What Can I Feed When They Are Old Enough To Eat Dry Food?
Now that your puppy is old enough to have grown a strong set of baby teeth, they are free to begin munching on anything they please, as long as it’s not the curtains.
After a few months, you’ll probably be an expert at mixing kibble and liquid – a master of measurements, with a keen eye for feeding time. It is a process, as we previously stated.
But just because your puppy has teeth now doesn’t mean you should give them free rein to do whatever they want. You should make sure they’re eating nutritious puppy food because there’s still a lot of development to be done, including:
- High-calorie intake: Puppies need a lot of energy because they are still growing so quickly. Because of this, the majority of puppy foods will have more calories than the majority of adult alternatives.
- Extra Protein: Puppies require a lot of protein to support the development of their muscles and organs.
- Lots of nutrients: Your dog needs all the necessary nutrients, including calcium, magnesium, iron, zinc, and the crucial vitamin D.
- The wonder compound glucosamine aids in the growth of bones and teeth.
- Ingredients that are digestible: Foods that are easily absorbed, so they get every drop of nutritious goodness.
Why Is My Puppy Not Eating Dry Food?
How’s Your Puppy’s Health?
The first thing you should do is make sure your puppy is healthy if he typically eagerly consumes his food but has suddenly stopped. Your puppy may have intestinal problems if they suddenly lose interest in food.
Schedule a consultation with your puppy’s veterinarian if you think something might be amiss. Your puppy might just be a picky eater if he consumes snacks or other types of food but not his dry food.
Is Your Puppy Old Enough To Eat Dry Puppy Food?
After six to eight weeks, the majority of puppies are fully weaned. Your puppy won’t be interested in dry food for the first few weeks of his life. However, between the ages of three and four weeks, he will begin to nibble on solid foods.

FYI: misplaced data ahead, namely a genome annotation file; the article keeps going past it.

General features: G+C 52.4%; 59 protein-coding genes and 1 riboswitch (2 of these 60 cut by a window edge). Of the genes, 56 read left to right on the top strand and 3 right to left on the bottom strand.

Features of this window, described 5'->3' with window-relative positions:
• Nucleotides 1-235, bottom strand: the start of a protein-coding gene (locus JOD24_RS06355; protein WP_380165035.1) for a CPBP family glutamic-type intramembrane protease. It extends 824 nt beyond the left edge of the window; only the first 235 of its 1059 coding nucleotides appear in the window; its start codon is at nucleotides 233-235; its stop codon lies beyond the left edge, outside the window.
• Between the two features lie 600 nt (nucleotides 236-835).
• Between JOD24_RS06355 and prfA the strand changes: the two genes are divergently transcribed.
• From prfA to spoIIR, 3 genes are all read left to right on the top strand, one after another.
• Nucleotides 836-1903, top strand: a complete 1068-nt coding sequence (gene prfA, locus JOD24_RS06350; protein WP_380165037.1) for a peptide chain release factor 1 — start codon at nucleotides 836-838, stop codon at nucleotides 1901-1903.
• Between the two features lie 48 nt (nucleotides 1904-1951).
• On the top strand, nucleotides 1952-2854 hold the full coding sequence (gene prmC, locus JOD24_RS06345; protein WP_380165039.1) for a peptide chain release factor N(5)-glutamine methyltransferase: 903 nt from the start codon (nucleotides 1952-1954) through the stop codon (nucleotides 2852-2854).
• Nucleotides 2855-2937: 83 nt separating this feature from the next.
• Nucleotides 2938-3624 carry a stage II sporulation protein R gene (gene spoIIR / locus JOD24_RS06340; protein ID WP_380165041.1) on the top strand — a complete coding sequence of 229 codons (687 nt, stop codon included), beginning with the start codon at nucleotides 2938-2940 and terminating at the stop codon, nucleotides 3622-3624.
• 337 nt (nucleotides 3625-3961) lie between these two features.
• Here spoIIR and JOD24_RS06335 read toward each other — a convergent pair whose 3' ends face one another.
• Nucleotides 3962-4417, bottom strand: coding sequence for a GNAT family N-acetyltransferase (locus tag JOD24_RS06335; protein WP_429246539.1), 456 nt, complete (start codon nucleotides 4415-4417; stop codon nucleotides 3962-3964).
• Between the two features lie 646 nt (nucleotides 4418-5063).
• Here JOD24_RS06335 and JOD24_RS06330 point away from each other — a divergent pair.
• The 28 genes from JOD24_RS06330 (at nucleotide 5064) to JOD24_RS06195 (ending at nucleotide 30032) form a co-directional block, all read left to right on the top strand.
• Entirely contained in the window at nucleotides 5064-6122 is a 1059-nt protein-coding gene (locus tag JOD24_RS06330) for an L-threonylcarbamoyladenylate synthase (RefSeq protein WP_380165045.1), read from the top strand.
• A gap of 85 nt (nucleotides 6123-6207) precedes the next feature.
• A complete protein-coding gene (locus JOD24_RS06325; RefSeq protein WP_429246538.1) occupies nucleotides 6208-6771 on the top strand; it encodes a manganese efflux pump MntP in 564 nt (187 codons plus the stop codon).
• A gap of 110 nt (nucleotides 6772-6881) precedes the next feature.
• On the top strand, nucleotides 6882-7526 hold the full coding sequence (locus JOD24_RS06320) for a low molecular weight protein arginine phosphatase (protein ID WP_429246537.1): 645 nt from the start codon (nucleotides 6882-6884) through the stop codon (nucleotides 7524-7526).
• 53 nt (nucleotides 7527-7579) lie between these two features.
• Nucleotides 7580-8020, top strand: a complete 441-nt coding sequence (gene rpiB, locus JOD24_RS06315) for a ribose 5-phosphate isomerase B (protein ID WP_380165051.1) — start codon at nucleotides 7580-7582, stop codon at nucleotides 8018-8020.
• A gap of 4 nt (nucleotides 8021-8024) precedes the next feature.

Your puppy might be too young to consume regular dry food meals if he is younger than that. Most often, after weaning, the puppy is given to the pet owner when he is six to eight weeks old.
Is Your Puppy Teething?
When a puppy is teething, which typically occurs when a puppy is between three and six months old, many puppies eat less (and chew more). If your teething puppy won’t eat dry food, you may try moistening it with warm water or combining it with wet food to make it easier to chew.
Tender gums and loose teeth can make dry food unappetizing. Remember to reduce the amount of dry food you give him if you decide to add wet food to his regular meal to prevent overfeeding.
Do You Provide A Consistent Feeding Schedule For Your Puppy?
Your puppy’s digestive system will function better if you feed him on a regular schedule rather than constantly leaving food out in the bowl. Additionally, it will make housebreaking a little simpler because you’ll be able to anticipate when he’ll need to go outside.
Puppies under six months of age should typically be fed three small meals per day, after which they should only be fed twice per day: once in the morning and once in the evening. You can choose whether to feed your puppy once or twice a day once he reaches maturity.